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2022-4981

General Information

How did you learn about the YODA Project?: Data Holder (Company)

Conflict of Interest

Request Clinical Trials

Associated Trial(s):
  1. NCT00036439 - A Randomized, Placebo-controlled, Double-blind Trial to Evaluate the Safety and Efficacy of Infliximab in Patients With Active Ulcerative Colitis
  2. NCT00096655 - A Randomized, Placebo-controlled, Double-blind Trial to Evaluate the Safety and Efficacy of Infliximab in Patients With Active Ulcerative Colitis
  3. NCT00487539 - A Phase 2/3 Multicenter, Randomized, Placebo-controlled, Double blind Study to Evaluate the Safety and Efficacy of Golimumab Induction Therapy, Administered Subcutaneously, in Subjects with Moderately to Severely Active Ulcerative Colitis
  4. NCT00488631 - A Phase 3 Multicenter, Randomized, Placebo-controlled, Double-blind Study to Evaluate the Safety and Efficacy of Golimumab Maintenance Therapy, Administered Subcutaneously, in Subjects With Moderately to Severely Active Ulcerative Colitis
  5. NCT00488774 - A Phase 2/3 Multicenter, Randomized, Placebo-controlled, Double-blind Study to Evaluate the Safety and Efficacy of Golimumab Induction Therapy, Administered Intravenously, in Subjects With Moderately to Severely Active Ulcerative Colitis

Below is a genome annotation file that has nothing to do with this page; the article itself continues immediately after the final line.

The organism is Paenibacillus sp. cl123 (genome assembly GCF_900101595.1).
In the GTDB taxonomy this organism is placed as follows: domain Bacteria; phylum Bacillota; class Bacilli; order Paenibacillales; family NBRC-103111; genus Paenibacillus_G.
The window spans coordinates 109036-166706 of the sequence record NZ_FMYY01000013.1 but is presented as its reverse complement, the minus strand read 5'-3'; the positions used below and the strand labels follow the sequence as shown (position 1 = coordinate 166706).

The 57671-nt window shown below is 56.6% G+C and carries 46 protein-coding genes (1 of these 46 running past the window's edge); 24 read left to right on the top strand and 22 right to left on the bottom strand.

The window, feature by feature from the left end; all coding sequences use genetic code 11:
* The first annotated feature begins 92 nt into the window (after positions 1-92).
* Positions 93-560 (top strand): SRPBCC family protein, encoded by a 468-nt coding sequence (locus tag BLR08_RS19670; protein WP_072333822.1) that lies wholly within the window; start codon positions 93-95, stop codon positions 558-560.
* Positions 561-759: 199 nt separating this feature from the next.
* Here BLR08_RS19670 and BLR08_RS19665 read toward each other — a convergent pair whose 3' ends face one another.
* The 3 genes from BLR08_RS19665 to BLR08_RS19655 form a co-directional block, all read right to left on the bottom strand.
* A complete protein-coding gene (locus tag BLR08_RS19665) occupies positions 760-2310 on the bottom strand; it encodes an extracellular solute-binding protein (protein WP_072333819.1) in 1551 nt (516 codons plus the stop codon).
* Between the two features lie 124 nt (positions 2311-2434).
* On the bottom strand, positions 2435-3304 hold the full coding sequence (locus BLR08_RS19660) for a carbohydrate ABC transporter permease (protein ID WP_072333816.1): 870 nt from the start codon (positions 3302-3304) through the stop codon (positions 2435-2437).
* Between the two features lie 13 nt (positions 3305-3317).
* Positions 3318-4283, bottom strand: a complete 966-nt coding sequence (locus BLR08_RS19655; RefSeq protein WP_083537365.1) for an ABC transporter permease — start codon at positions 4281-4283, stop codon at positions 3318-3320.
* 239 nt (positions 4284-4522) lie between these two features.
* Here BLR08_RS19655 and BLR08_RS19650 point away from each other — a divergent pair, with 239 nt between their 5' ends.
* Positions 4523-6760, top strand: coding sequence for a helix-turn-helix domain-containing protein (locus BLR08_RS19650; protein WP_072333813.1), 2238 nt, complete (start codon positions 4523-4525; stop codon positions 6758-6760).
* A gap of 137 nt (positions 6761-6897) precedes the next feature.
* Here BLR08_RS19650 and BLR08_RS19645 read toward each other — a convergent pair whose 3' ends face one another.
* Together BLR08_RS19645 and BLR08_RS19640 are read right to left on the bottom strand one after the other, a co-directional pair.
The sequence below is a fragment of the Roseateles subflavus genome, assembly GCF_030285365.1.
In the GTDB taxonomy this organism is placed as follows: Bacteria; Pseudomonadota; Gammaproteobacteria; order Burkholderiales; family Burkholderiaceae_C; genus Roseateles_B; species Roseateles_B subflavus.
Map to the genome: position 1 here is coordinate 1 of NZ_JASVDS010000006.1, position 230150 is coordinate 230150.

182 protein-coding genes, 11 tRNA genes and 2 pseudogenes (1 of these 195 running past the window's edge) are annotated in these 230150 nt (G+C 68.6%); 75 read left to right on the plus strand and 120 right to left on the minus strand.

What type of data are you looking for?: Individual Participant-Level Data, which includes Full CSR and all supporting documentation

Request Clinical Trials

Data Request Status

Status: Ongoing

Research Proposal

Project Title: Efficacy of medical therapies for ulcerative colitis according to disease distribution: An individual patient data meta-analysis of RCTs

Scientific Abstract: Background: Inflammatory bowel disease (IBD) is a common condition that causes chronic inflammation to the gastrointestinal (GI) tract, impacting 6.8 million people around the world (Global Burden of Disease Inflammatory Bowel Disease Collaborators, 2020). The two types of IBD include ulcerative colitis (UC) and Crohn?s Disease (CD). In UC, inflammation occurs in the colon and rectum, typically only affecting the outer layer of the colon. The inflamed areas are continuous and starts at the rectum, spreading proximally into the colon. UC can be categorized according to its location as either left-sided colitis where the continuous inflammation affects mainly the left side of the body, in comparison to extensive colitis where the inflammation affects the entire colon.